The 3 most common types of ticks in the United States are:
Blacklegged Tick (Ixodes scapularis)
Lone Star Tick (Amblyomma Americanum)
American Dog Tick (Dermacentor variabilis)
All tick bites can cause different types of reactions, ranging from no symptoms to a wide variety of illnesses. The ticks listed below are the main carriers of various diseases.
To get an idea of the size difference between the types, please refer to the chart.
Graph Courtesy of CDC
The Blacklegged Tick is also known as the deer tick. It is this group of ticks that carry Lyme Disease.
They live in the Central, Northeast, and Eastern part of the United States. There are also “western” black-legged ticks that live west of the Rocky mountains.
They have a life cycle that lasts about 2 years, and their favorite food supply is deer and rodents, although they will bite and feed off of dogs, people, and other types of mammals, that they can latch on to.
They are quite a bit smaller than the more common American Dog Tick types.
They are about an 1/8 of an inch long at maturity and are found in humid, wooded, and brushy areas.
They are active throughout spring, summer and fall.
The Lone Star Tick does not carry Lyme Disease, but can be a carrier of Rocky Mountain Spotted Fever.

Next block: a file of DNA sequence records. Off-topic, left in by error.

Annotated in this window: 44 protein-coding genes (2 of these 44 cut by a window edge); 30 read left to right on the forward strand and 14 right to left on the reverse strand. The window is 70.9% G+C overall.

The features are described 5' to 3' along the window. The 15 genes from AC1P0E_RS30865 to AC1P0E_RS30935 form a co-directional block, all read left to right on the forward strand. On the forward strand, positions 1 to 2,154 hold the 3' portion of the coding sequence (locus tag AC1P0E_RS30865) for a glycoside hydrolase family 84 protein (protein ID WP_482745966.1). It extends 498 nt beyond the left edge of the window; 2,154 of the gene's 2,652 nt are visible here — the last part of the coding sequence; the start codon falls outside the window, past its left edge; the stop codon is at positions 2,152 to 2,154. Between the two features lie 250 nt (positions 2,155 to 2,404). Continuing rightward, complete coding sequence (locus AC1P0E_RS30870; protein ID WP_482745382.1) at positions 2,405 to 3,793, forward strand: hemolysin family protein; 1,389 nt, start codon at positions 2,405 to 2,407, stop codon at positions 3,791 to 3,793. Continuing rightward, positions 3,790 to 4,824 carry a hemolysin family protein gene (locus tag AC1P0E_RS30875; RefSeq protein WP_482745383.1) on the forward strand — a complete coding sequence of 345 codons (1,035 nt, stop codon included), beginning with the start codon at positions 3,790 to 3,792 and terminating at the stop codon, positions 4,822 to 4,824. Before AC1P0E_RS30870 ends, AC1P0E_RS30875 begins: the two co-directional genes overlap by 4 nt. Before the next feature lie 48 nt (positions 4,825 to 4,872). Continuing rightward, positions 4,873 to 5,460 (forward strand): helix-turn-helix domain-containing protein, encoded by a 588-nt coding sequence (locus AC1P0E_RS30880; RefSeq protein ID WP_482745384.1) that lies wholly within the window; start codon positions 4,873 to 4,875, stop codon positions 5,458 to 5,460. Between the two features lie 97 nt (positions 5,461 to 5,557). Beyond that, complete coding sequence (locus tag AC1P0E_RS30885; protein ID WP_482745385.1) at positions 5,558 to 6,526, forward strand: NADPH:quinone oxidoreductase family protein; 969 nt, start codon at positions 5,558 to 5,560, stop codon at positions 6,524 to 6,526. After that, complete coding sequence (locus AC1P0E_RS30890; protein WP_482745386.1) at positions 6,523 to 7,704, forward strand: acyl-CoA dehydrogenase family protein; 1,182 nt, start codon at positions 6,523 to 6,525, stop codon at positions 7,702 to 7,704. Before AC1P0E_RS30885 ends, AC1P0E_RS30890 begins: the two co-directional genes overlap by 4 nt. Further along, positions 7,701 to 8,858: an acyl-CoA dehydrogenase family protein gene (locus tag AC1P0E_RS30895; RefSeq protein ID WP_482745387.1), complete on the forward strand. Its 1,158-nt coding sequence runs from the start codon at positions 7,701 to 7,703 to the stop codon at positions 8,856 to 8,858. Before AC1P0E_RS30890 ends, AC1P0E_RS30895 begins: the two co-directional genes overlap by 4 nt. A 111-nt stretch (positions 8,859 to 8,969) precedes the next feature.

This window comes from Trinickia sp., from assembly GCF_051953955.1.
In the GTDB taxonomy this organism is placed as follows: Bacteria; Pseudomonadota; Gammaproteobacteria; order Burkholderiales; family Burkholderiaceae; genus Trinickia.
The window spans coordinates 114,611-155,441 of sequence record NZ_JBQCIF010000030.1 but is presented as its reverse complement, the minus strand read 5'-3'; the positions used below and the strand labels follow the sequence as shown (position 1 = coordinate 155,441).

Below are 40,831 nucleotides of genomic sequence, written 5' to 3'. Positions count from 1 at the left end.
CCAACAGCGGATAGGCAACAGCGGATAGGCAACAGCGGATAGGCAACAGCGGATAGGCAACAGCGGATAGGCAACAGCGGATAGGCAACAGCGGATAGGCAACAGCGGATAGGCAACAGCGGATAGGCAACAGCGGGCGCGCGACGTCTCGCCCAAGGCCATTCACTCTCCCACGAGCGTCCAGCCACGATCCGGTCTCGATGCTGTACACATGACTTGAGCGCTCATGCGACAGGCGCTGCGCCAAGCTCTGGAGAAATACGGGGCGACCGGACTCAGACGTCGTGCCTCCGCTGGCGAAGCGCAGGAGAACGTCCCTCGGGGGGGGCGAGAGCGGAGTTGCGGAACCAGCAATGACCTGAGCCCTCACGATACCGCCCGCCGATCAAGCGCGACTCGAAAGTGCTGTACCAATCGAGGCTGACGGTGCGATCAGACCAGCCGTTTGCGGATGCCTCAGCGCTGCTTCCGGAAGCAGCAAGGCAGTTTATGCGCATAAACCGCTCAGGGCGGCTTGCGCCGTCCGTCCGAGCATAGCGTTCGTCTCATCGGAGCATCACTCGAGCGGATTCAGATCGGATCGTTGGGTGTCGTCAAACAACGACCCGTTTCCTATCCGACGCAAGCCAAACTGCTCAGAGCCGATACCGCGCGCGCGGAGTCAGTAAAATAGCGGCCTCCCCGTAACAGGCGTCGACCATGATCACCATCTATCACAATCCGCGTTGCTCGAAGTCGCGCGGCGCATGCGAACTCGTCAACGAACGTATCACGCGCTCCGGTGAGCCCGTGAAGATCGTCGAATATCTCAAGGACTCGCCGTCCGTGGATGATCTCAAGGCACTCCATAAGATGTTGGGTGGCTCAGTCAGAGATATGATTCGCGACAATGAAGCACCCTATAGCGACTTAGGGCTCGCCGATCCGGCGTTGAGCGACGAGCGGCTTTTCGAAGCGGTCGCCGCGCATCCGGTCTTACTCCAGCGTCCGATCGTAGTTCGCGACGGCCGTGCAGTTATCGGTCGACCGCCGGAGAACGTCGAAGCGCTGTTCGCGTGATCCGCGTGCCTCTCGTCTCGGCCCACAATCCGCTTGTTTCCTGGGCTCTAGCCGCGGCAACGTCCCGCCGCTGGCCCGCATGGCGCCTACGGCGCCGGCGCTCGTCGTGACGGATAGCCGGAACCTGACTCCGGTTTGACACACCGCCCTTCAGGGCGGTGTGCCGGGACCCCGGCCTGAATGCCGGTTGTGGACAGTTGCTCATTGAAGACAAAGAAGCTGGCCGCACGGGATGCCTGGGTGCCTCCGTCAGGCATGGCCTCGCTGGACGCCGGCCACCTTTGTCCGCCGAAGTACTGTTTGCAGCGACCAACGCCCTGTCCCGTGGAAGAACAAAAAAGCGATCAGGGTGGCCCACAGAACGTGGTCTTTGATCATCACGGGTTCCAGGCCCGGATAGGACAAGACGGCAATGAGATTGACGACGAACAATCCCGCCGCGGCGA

These types are mainly found in the southeast and south-central part of the United States, and their range also extends to Maine, New York, Texas, and Oklahoma.
They are slightly bigger in size than the blacklegged tick, and the females have a white spot on their backs.
They also live in brushy, wooded areas, and are the most active from April through July.
The American Dog Tick is the most common tick, and they are sometimes called wood ticks.
These types of ticks do not carry Lyme Disease, but they are the main carrier of Rocky Mountain Spotted Fever.
They are the largest in size, and they prefer to feed off of medium to large sized mammals, including people.
During feeding, they can swell to the size of a small grape.
They also live in humid, wooded, brushy areas, and are most active in April through June.